35 months. That’s about how long it’s been since the market pulled back at least 10%, which is an eyebrow-raising stretch of time. Take a look at the market each year going back to 1980 and you’ll find that the S&P 500 has averaged an intra-year drop of a little over 14%. Yet, here we are approaching three full years of a largely uninterrupted climb.
Is history telling us the stock market is due for a correction?
Be Prepared, Not Concerned
I’d classify the market’s behavior as uncommon or maybe even a little
curious, but certainly not “concerning.” There have been a few periods
like this one where the market charged higher and went years before
pausing to pullback somewhere in the 10 – 15% range. The mid-90’s were a
good example, and the market even went about three years in the 2002 –
2007 bull market without dipping more than 10%. Corrections, by
definition, follow no clear pattern, are unpredictable, and pretty much
come and go as they please. To say that a correction is around the
corner — on the basis that we haven’t had one in years — is just as
likely to be wrong as it is right.
But, history tells us we should at least be prepared as we've
experienced a sharp pullback each year from 2010 – 2012, with the market
resuming its upward course after only a few months.
– a sharp dip of around -16% from April to June, with the market ultimately finishing about 13% higher for the year.
– roughly -19% correction from May to mid-August, with the market finishing flat on the year.
– the market pulled back approximately 10% from April to June, but recovered to finish up about 13%.
– a decline in the neighborhood of 7% over a month in the fall, with the market posting an 11% gain on the year.
Since 2012, the closest thing to a correction we’ve seen was last year
when the market fell about 7%, but it was so light few people even
If we omit 2014 from the conversation (since it wasn’t a real
correction), it appears that this bull market has had a preference for
pulling back in the summer months. With summer approaching, you may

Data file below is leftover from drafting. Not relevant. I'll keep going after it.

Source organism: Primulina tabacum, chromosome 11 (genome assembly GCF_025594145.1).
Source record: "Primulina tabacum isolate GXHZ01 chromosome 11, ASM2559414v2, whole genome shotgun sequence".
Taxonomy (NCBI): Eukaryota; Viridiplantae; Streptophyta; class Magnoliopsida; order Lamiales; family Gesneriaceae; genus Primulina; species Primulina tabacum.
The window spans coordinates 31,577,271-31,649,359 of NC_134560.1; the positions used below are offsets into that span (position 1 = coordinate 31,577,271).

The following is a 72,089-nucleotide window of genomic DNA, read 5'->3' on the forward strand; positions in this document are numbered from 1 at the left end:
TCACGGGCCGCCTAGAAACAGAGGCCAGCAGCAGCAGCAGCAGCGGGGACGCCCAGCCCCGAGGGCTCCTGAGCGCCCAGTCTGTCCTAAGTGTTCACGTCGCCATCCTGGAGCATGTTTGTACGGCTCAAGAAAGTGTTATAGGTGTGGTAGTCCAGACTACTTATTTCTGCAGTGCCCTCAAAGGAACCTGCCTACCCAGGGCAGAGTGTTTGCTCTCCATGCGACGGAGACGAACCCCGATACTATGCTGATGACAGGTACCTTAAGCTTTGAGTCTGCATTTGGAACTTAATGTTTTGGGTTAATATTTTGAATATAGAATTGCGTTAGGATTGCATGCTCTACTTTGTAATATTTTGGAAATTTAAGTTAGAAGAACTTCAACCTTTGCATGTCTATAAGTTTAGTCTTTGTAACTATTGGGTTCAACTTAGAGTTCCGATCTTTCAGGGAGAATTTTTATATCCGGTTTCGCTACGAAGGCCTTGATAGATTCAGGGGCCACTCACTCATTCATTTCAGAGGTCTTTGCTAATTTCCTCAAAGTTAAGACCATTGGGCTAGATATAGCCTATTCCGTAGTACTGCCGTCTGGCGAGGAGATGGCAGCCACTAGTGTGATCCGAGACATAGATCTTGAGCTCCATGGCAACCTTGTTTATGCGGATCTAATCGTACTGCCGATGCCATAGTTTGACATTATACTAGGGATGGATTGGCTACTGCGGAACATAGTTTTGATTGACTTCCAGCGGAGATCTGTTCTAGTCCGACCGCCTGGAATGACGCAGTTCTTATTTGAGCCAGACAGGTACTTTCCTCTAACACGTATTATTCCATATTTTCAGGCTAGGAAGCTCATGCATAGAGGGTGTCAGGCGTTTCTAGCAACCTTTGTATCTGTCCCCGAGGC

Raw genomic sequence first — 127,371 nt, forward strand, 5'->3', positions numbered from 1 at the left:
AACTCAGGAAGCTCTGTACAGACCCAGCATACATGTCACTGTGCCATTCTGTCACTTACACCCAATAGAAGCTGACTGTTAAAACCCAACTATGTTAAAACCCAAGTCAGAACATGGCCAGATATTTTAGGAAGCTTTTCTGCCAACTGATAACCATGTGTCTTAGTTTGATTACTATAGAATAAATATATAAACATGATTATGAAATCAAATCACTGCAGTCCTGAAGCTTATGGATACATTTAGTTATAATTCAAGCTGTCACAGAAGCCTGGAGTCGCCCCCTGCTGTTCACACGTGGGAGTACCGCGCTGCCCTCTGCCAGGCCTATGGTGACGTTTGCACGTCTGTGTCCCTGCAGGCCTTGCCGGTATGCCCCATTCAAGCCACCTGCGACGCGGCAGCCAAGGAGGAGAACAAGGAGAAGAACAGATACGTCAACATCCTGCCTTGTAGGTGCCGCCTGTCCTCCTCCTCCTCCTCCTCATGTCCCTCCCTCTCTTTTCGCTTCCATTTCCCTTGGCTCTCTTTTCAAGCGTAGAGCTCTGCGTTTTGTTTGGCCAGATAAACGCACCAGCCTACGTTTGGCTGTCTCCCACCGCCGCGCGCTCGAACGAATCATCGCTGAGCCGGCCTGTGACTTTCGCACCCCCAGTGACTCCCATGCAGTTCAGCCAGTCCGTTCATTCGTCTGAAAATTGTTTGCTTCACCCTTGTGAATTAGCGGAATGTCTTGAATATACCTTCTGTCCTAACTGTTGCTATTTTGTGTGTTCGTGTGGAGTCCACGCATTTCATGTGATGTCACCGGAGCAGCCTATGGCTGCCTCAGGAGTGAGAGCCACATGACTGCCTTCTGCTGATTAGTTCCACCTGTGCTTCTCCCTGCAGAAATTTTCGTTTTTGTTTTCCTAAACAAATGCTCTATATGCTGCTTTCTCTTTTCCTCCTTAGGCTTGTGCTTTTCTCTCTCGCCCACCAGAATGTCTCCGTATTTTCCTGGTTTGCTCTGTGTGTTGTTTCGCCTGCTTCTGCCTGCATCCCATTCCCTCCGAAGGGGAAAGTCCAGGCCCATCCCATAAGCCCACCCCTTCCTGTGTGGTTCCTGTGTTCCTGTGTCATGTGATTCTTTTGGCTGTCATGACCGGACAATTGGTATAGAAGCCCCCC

start to hear pundits calling for the ‘overdue’ pause. Don’t get too
stirred if you do. Remember, as I said before, corrections by nature are
unpredictable and don’t announce their arrival, so anyone calling for
one has little basis for which to do so.
3 Lessons to Remember About Corrections
1) Corrections are Short, Sharp, and Sometimes Scary
– this makes them noticeable, and can cause many investors to
wonder if a 10% decline will turn into a 30% bear market that lasts
years. That means emotion can enter into the decision-making process,
for which investors have to be careful. A sharp pullback is often times
just a normal – even healthy – part of a bull market. The key is having
confidence in your longer-term outlook for stocks.
2) Trying to Time a Correction is Risky
– the corrections in 2010, 2011 and 2012 each lasted about 3-4
months which, in terms of most investor’s time horizons, is an extremely
small window of time. Remember too that many investors will sell after
stocks have already fallen 10%, when fear sets in. That’s usually around
the time when the market swiftly recovers, which can adversely impact
that investor’s long-term returns – in addition to potentially racking
up transaction costs.
3) Corrections, by Definition, Exist in Bull Markets
– this may seem like I’m stating the obvious, but if there’s one
thing we actually know about corrections it’s that they are going to
happen. We just don’t know when and for how long. In many cases, simply
acknowledging that corrections “come with the territory” of equity
investing will help you apply patience and a steady hand when they do
Bottom Line for Investors
My outlook for stocks remains positive for the year, meaning that if we
were to see a few months of downside volatility I think it would just be
temporary — a correction. That is not to say I think a pullback will
happen this summer or even this year. There is simply no way to know
that. I would just encourage investors to think about the medium to
longer term trajectory of stocks if/when some bumpiness hits, especially
given the fact we haven’t seen a real correction in three years. It
might not feel so familiar given the recent strong performance of the
market, but being unfamiliar doesn’t make it unprecedented.
So as you consider a possible market correction, it may also be a great
time to re-examine and optimize your portfolio choices to prepare for
any upcoming surprises.
-- by Mitch Zacks, Market Insights, Zacks Investment Management